Right of first refusal to incumbent RTO members advanced

Senators advanced a bill from general file April 3 that would change the selection process for state electric transmission projects approved by a regional transmission organization (RTO).

The Natural Resources Committee sponsored LB388, which would provide incumbent RTO members the right of first refusal for such projects.

Holdrege Sen. Tom Carlson, chairperson of the committee, said the Federal Energy Regulatory Commission (FERC) recently issued an order requiring an RTO to allow qualified entities to bid on state transmission projects instead of deferring such projects to incumbent utilities. However, he said, the public power industry believes the first right to expand such projects should be provided to incumbent utilities that are familiar with Nebraska’s regulatory processes.

FERC recognizes state laws that provide incumbent utilities the right of first refusal, Carlson said, so passage of the bill would ensure the state maintains authority over transmission line projects.

A committee amendment, adopted 28-0, would eliminate standardized definitions and would retain the right of first refusal provisions of the original bill. The amendment also provides incumbent facilities 90 days to notify the Power Review Board of their intention to construct, own or maintain the RTO-approved transmission line. If no such notice is provided to the board, the right of refusal would be surrendered and any other incumbent transmission owner would be allowed to file for the right within 24 months after the first right notice is provided.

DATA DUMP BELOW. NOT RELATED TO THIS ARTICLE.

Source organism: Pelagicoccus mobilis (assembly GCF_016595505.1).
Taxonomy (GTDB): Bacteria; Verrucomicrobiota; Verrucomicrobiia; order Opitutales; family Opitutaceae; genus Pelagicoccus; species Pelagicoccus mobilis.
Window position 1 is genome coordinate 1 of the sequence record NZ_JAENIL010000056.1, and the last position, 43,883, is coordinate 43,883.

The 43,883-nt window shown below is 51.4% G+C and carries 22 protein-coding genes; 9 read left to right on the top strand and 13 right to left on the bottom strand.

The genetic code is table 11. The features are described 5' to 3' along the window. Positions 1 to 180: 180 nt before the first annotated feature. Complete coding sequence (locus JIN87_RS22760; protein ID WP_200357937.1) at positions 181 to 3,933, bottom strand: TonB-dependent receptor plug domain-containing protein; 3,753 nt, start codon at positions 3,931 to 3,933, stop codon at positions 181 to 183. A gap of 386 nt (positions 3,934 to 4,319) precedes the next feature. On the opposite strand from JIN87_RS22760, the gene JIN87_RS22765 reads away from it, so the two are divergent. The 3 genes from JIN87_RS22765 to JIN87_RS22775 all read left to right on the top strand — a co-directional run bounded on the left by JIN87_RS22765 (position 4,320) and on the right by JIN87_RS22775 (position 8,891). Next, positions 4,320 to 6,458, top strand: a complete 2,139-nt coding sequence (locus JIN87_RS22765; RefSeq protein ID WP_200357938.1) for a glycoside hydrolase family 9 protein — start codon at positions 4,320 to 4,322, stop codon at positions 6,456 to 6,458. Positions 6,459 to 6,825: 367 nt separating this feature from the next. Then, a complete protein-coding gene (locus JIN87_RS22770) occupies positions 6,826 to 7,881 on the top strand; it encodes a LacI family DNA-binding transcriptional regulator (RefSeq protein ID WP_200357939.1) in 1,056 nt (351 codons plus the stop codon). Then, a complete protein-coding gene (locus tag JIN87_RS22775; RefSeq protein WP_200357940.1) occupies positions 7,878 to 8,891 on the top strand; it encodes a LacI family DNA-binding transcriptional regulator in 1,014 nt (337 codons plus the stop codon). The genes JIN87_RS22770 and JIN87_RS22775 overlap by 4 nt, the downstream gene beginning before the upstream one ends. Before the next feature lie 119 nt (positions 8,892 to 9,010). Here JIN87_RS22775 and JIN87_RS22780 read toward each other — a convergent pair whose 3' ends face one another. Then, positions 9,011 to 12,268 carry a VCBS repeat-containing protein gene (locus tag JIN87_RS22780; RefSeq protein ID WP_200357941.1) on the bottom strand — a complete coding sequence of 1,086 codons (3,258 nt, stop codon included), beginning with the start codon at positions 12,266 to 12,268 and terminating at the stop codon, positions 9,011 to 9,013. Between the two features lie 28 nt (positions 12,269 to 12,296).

Omaha Sen. Steve Lathrop said he was concerned that the bill would limit competition among transmission project builders and could create a state public utility monopoly.

Papillion Sen. Jim Smith disagreed, saying that incumbent facilities still would be required to undergo a competitive bidding process. LB388 would ensure that more qualified local utility companies would own and maintain state transmission lines, he said.

“Certain design standards are required in the Midwest that may not be required in other areas of the country,” Smith said. “If [state transmission] projects were available to all qualified contractors they may provide a lower bid, but the project may not meet Nebraska’s design standards.”

The bill was advanced from general file on a 30-0 vote.

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